Video connected to Irvo Otieno’s in-custody death to be released


(DINWIDDIE, Va.) — Video of the March 6 chain of events that ended with the in-custody death of Irvo Otieno will be released on Tuesday, according to Virginia prosecutor Ann Cabell Baskervill.

Cabell Baskervill, Dinwiddie County’s Commonwealth Attorney, said the incident began in the Henrico County Jail, where Otieno was allegedly punched by officers in his side and torso. She alleged at one point Otieno was pepper-sprayed while he sat in his cell alone.

Otieno was later transported to Central State Hospital, a state-run inpatient psychiatric facility, to be admitted as a patient.

“State Police investigators were told he had become combative during the admission process” at Central State, according to Cabell Baskervill.

Cabell Baskervill pushed back against officers’ claims that Otieno was combative, saying video footage shows that Otieno “was not agitated and combative,” saying he was fidgety, stressed and anxious.

Cabell Baskervill alleges that seven Virginia sheriff’s deputies then held 28-year-old Otieno down for 12 minutes and suffocated him.

He died of asphyxiation by smothering, according to Cabell Baskervill, who described the incident as “cruel and a demonstration of power that is unlawful… it killed him.”

Cabell Baskervill said Otieno’s death was not reported for three and a half hours, and 911 was not alerted.

Between Otieno’s death and the call made to state police, Otieno’s body was moved, handcuffs were removed and washed and a funeral home had been called instead of the medical examiner’s office, the commonwealth’s attorney said in court.

At some point, an injection was given to Otieno by hospital staff, however Cabell Baskervill asserts that the injection was likely given after he had died of asphyxia.

Cabell Baskervill alleged that none of the seven deputies “made truthful statements to the State Police either that night or yesterday upon arrest.”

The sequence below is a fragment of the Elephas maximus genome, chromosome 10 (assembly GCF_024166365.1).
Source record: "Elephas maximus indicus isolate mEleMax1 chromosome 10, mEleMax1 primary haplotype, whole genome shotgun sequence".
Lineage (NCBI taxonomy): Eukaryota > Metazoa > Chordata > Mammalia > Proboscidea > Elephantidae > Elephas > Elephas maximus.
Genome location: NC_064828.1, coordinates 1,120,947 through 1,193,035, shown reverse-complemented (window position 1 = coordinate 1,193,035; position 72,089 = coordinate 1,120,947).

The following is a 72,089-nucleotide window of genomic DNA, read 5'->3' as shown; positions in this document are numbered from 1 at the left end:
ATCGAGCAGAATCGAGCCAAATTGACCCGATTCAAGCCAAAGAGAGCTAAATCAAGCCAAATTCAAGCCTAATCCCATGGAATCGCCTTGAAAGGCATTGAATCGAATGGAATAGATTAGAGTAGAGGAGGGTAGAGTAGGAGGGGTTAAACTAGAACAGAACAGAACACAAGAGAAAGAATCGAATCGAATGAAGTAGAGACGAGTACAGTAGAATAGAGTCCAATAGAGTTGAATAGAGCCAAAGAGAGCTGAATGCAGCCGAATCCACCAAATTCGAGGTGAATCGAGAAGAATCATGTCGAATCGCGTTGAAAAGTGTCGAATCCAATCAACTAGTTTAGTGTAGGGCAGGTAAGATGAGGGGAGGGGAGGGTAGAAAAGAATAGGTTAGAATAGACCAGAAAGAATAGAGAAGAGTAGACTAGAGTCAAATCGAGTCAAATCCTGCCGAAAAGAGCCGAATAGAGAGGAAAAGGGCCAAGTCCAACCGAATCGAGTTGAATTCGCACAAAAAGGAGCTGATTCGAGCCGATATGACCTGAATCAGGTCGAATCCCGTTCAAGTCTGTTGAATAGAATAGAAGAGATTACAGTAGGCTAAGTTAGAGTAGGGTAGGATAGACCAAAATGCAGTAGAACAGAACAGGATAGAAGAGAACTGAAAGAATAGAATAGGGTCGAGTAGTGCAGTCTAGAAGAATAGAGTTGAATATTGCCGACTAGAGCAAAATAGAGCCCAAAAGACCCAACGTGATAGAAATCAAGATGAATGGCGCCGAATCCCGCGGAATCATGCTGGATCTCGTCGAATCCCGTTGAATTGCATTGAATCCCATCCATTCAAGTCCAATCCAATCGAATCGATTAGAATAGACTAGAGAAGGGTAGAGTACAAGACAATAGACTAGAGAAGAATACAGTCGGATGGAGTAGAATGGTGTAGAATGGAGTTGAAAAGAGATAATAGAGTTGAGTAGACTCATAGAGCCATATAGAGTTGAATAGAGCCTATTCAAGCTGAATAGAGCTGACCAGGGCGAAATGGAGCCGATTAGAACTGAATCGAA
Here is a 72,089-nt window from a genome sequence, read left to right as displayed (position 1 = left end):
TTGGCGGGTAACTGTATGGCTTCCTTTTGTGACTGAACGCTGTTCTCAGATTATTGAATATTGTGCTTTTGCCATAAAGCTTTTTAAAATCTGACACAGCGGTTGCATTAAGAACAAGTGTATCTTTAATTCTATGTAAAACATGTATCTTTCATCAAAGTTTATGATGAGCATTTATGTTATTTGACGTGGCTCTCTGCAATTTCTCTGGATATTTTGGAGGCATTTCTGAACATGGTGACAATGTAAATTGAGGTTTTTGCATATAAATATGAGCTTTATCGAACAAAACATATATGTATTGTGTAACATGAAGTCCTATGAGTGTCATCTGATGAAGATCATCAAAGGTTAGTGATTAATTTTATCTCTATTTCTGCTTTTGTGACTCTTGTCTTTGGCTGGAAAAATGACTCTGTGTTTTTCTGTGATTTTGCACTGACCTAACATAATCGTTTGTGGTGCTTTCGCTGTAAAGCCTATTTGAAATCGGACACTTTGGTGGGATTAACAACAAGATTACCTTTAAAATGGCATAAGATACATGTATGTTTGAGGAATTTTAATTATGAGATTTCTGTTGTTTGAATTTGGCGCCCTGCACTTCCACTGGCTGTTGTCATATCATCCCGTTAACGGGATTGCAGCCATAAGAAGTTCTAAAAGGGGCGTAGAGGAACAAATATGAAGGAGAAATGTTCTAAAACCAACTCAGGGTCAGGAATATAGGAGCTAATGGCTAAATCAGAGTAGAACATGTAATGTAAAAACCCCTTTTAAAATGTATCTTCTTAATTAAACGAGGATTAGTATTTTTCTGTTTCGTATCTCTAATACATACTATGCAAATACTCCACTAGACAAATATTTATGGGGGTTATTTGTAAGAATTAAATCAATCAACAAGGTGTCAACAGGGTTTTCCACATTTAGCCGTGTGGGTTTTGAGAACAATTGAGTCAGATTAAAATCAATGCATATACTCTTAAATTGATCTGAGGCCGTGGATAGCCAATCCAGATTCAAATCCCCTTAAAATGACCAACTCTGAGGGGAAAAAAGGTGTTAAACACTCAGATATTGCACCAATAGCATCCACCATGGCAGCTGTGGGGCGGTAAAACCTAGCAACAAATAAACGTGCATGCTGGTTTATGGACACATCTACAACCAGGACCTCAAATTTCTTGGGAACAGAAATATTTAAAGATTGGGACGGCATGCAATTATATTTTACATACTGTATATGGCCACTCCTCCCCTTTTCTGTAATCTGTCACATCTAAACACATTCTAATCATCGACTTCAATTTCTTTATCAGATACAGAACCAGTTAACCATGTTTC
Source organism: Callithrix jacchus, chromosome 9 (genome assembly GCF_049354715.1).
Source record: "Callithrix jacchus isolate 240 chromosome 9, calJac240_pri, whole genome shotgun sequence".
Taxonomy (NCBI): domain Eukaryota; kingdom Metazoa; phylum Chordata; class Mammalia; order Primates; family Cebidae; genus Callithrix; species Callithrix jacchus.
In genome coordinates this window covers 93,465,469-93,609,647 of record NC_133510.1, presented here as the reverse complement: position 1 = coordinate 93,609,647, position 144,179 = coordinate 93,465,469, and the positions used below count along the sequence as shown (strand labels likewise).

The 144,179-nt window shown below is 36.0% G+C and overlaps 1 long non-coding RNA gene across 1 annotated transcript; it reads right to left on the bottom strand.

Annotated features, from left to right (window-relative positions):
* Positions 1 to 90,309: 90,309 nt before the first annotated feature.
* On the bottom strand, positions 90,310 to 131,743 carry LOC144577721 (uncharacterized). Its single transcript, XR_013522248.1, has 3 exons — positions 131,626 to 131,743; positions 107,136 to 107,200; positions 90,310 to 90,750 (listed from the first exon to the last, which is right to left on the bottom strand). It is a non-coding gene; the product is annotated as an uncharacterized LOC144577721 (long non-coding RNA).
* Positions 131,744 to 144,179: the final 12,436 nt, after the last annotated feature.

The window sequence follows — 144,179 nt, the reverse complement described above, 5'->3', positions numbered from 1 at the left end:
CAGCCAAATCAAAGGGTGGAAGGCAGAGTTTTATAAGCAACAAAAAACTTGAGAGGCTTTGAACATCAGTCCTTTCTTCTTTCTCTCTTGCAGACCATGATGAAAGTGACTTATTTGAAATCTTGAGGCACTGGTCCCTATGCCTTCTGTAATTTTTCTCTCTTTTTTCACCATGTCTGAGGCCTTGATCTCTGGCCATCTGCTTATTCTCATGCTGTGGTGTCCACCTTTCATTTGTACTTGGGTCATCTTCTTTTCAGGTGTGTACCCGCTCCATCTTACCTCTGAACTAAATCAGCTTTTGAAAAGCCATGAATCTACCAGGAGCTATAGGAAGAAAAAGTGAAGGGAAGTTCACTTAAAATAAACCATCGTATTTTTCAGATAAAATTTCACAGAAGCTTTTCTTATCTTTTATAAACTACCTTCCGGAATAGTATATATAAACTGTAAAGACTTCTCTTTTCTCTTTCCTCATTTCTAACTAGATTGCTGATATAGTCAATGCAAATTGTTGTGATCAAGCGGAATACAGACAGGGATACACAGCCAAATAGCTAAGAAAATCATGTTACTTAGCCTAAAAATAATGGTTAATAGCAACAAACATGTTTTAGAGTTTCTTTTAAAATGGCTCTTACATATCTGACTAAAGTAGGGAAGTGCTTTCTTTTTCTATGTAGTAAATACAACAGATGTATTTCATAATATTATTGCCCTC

Seven Henrico County Sheriff’s deputies and three Central State Hospital employees have been arrested and charged with second-degree murder. Additional charges and arrests are pending, according to the commonwealth’s attorney.

Footage from Central State and Henrico County Jail captured the incidents. ABC News has not viewed the video.

The Henrico County Sheriff’s Office is conducting an independent review of Otieno’s death alongside an investigation by Virginia State Police.

The FBI is now in touch with state and local investigators.

“FBI Richmond has been in contact with authorities investigating the circumstances surrounding the tragic death of Mr. Irvo Otieno. We have no further comments to share at this time,” read a statement shared with ABC News from an FBI spokesperson.

The seven arrested deputies were identified as Randy Joseph Boyer, 57; Dwayne Alan Bramble, 37; Jermaine Lavar Branch, 45; Bradley Thomas Disse, 43; Tabitha Renee Levere, 50; Brandon Edwards Rodgers, 48; and Kaiyell Dajour Sanders, 30.

Lawyers for Disse said that the officer was asked by a supervisor to drive to Central State Hospital because of issues officers were having with the inmate and because they were told he could not be controlled with just three officers.

In court, a lawyer for Branch alleged the officer “did not administer any blows to the deceased, or violence towards him, other than simply trying to restrain him.”

Branch’s lawyer, Cary Bowen, told ABC News by phone that Cabell Baskervill was trying to fashion the case as something that is “malicious.”

“There was no weapon used. There was no pummeling or anything like that. I think everybody agrees,” Bowen said. “And the way she was casting it was that they ended up suffocating. He couldn’t breathe. And she’s acting like the guy didn’t resist and he wasn’t manic or bipolar or whatever. Just a nice guy who they’re picking on.”

The seven deputies have been placed on administrative leave.

Henrico County Sheriff Alisa A. Gregory released a statement the week after Otieno’s death, extending her “deepest sympathies and condolences” to Otieno’s family and friends.

“The events of March 6, at their core, represent a tragedy because Mr. Otieno’s life was lost. This loss is felt by not only those close to him, but our entire community,” Gregory said in the statement.

Otieno’s family saw the footage before the video was set to be released to the public.

“My son was treated like a dog, worse than a dog. I saw it with my own eyes on the video,” said Otieno’s mother, Caroline Ouko, in a Thursday press conference.

The Sheriff’s Department and local union Henrico Fraternal Order of Police Lodge No. 4 have yet to return ABC News’ request for comment.

ABC News’ Nadine El-Bawab, Beatrice Peterson, Nakylah Carter and Ahmad Hemingway contributed to this report.

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